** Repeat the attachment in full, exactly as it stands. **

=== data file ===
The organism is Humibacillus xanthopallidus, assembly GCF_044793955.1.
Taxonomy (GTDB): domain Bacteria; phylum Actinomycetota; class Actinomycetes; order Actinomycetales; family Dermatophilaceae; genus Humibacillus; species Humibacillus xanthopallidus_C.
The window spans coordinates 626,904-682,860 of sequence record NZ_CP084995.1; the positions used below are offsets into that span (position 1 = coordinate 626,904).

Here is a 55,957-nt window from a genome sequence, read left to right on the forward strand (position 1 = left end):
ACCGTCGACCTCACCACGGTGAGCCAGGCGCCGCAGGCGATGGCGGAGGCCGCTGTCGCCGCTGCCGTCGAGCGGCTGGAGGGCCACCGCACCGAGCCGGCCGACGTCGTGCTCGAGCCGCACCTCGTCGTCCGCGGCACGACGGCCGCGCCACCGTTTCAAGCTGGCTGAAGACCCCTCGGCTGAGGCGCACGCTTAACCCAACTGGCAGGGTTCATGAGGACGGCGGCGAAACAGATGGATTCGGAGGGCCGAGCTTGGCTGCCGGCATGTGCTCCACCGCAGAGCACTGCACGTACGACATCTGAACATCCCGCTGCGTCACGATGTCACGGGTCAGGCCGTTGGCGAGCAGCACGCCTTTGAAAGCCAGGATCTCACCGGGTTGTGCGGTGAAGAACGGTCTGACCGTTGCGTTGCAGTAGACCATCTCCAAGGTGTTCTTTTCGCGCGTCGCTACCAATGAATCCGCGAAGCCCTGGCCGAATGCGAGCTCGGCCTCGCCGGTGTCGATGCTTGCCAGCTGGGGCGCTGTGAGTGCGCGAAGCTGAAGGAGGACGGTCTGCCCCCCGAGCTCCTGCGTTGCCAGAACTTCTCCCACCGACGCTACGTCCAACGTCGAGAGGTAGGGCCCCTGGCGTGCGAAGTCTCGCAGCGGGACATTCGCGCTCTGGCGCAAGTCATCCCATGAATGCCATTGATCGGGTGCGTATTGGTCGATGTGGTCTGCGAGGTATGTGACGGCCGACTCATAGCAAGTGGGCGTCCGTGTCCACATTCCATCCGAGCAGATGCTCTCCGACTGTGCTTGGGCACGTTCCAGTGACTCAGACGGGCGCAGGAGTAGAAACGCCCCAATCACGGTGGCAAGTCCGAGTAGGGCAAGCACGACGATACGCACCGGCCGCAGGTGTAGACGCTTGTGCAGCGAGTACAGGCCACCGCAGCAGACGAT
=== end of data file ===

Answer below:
The organism is Humibacillus xanthopallidus, assembly GCF_044793955.1.
Taxonomy (GTDB): domain Bacteria; phylum Actinomycetota; class Actinomycetes; order Actinomycetales; family Dermatophilaceae; genus Humibacillus; species Humibacillus xanthopallidus_C.
The window spans coordinates 626,904-682,860 of sequence record NZ_CP084995.1; the positions used below are offsets into that span (position 1 = coordinate 626,904).

Here is a 55,957-nt window from a genome sequence, read left to right on the forward strand (position 1 = left end):
ACCGTCGACCTCACCACGGTGAGCCAGGCGCCGCAGGCGATGGCGGAGGCCGCTGTCGCCGCTGCCGTCGAGCGGCTGGAGGGCCACCGCACCGAGCCGGCCGACGTCGTGCTCGAGCCGCACCTCGTCGTCCGCGGCACGACGGCCGCGCCACCGTTTCAAGCTGGCTGAAGACCCCTCGGCTGAGGCGCACGCTTAACCCAACTGGCAGGGTTCATGAGGACGGCGGCGAAACAGATGGATTCGGAGGGCCGAGCTTGGCTGCCGGCATGTGCTCCACCGCAGAGCACTGCACGTACGACATCTGAACATCCCGCTGCGTCACGATGTCACGGGTCAGGCCGTTGGCGAGCAGCACGCCTTTGAAAGCCAGGATCTCACCGGGTTGTGCGGTGAAGAACGGTCTGACCGTTGCGTTGCAGTAGACCATCTCCAAGGTGTTCTTTTCGCGCGTCGCTACCAATGAATCCGCGAAGCCCTGGCCGAATGCGAGCTCGGCCTCGCCGGTGTCGATGCTTGCCAGCTGGGGCGCTGTGAGTGCGCGAAGCTGAAGGAGGACGGTCTGCCCCCCGAGCTCCTGCGTTGCCAGAACTTCTCCCACCGACGCTACGTCCAACGTCGAGAGGTAGGGCCCCTGGCGTGCGAAGTCTCGCAGCGGGACATTCGCGCTCTGGCGCAAGTCATCCCATGAATGCCATTGATCGGGTGCGTATTGGTCGATGTGGTCTGCGAGGTATGTGACGGCCGACTCATAGCAAGTGGGCGTCCGTGTCCACATTCCATCCGAGCAGATGCTCTCCGACTGTGCTTGGGCACGTTCCAGTGACTCAGACGGGCGCAGGAGTAGAAACGCCCCAATCACGGTGGCAAGTCCGAGTAGGGCAAGCACGACGATACGCACCGGCCGCAGGTGTAGACGCTTGTGCAGCGAGTACAGGCCACCGCAGCAGACGAT